Edward Wong— when President Carter formally establishes diplomatic recognition of the Communist-run government in Beijing as the legitimate government of China.Archived Recording (Jimmy Carter)

The government of the United States of America acknowledges the Chinese position that there is but one China and Taiwan is part of China.

Edward Wong: And he officially cuts off diplomatic ties with Taiwan.

Sabrina Tavernise: So at this point, Communist China gets what it wants?Edward Wong

Well, not exactly, Sabrina. President Carter did give China a big part of what it wanted, which was diplomatic recognition of its government. But Carter also put the question of Taiwan aside. Beijing wanted the US to acknowledge that Taiwan was ruled by China. But what Carter did was a very complicated evasive maneuver.


He said in his own words that the US acknowledges China’s position that there is one China and that Taiwan’s part of it. But that doesn’t mean that the US endorsed that position. Carter wasn’t explicitly supporting Beijing’s idea that it was the ruler of Taiwan now. It just said it knew how Beijing felt about the situation. And that’s the foundation of what the US calls its One China Policy.

Sabrina Tavernise: So this is a real act of political jujitsu on the part of the United States? Carter saying to Beijing, we recognize that you think Taiwan is part of China. We hear you. But we’re not saying that we agree.

Edward Wong: That’s exactly right. So Carter left the US government’s position on Taiwan’s status intentionally vague. And that would have far-reaching consequences in the coming decades.


Sabrina Tavernise: We’ll be right back.

So, Ed, you said that the US left its position toward Taiwan ambiguous intentionally. How does that play out?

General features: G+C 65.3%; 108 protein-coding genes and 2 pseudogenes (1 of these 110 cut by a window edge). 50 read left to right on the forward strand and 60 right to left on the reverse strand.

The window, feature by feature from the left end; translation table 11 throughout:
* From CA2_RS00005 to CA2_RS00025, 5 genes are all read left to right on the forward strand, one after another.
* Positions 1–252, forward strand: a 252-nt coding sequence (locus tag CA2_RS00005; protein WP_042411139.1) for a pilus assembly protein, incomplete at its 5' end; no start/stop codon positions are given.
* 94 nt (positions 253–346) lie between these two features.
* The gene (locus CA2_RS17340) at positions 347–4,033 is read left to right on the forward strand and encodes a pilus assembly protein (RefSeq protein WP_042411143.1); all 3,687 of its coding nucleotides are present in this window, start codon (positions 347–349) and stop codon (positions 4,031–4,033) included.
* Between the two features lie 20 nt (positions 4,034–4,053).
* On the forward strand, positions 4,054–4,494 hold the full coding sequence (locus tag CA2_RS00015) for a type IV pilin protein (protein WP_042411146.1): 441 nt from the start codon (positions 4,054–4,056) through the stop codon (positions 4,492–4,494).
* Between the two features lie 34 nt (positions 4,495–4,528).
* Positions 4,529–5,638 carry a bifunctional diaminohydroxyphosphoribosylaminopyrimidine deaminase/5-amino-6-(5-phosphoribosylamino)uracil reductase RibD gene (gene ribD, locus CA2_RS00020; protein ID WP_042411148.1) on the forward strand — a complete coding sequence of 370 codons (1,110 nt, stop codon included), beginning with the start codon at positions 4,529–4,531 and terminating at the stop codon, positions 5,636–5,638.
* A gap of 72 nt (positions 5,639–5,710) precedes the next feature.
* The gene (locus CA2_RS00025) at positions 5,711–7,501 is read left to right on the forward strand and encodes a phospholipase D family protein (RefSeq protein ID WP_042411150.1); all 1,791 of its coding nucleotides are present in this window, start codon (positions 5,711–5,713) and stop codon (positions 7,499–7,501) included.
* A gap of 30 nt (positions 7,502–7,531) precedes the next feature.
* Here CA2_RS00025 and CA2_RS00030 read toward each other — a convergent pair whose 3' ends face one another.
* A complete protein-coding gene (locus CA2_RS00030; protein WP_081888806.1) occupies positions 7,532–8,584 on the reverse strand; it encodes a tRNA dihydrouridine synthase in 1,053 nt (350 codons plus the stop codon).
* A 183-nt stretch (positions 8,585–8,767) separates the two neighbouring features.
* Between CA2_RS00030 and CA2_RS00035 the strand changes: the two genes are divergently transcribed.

Edward Wong: So when Carter makes this announcement, formally establishing diplomatic ties with China, not everyone in the US is enthusiastic about it. And some lawmakers in Congress are not happy with the recognition of Beijing and this loss for Taiwan. They want to protect Taiwan in case the Chinese Communist Party ever tried to make a move against it.

So in 1979, the same year that the Carter administration formally establishes diplomatic ties with China, Congress passes this legislation called the Taiwan Relations Act. It essentially commits the US to protecting Taiwan in certain ways without saying explicitly that its military would come to Taiwan’s defense. This act says that the US must give weapons of a defensive nature to Taiwan. It says that it must maintain a capacity to defend Taiwan if there’s coercion. And it says that it will work to make sure that any friction or tensions over Taiwan are resolved peacefully.

Sabrina Tavernise: Doesn’t that seem to run counter to the U.S diplomatic efforts toward China? Because China and the US have just spent the entire decade of the 1970s hammering out diplomatic relations? And now, if China takes any military action against Taiwan, this new condition basically says that the US might take action to defend Taiwan.

Edward Wong: That’s right. And it creates this deep mistrust between the rulers in Beijing on the one hand and the U.S and Taiwan on the other hand. And in the coming decades, something happens within Taiwan that makes China even more upset. So remember, the original nationalist leaders in Taiwan had the singular focus on retaking China.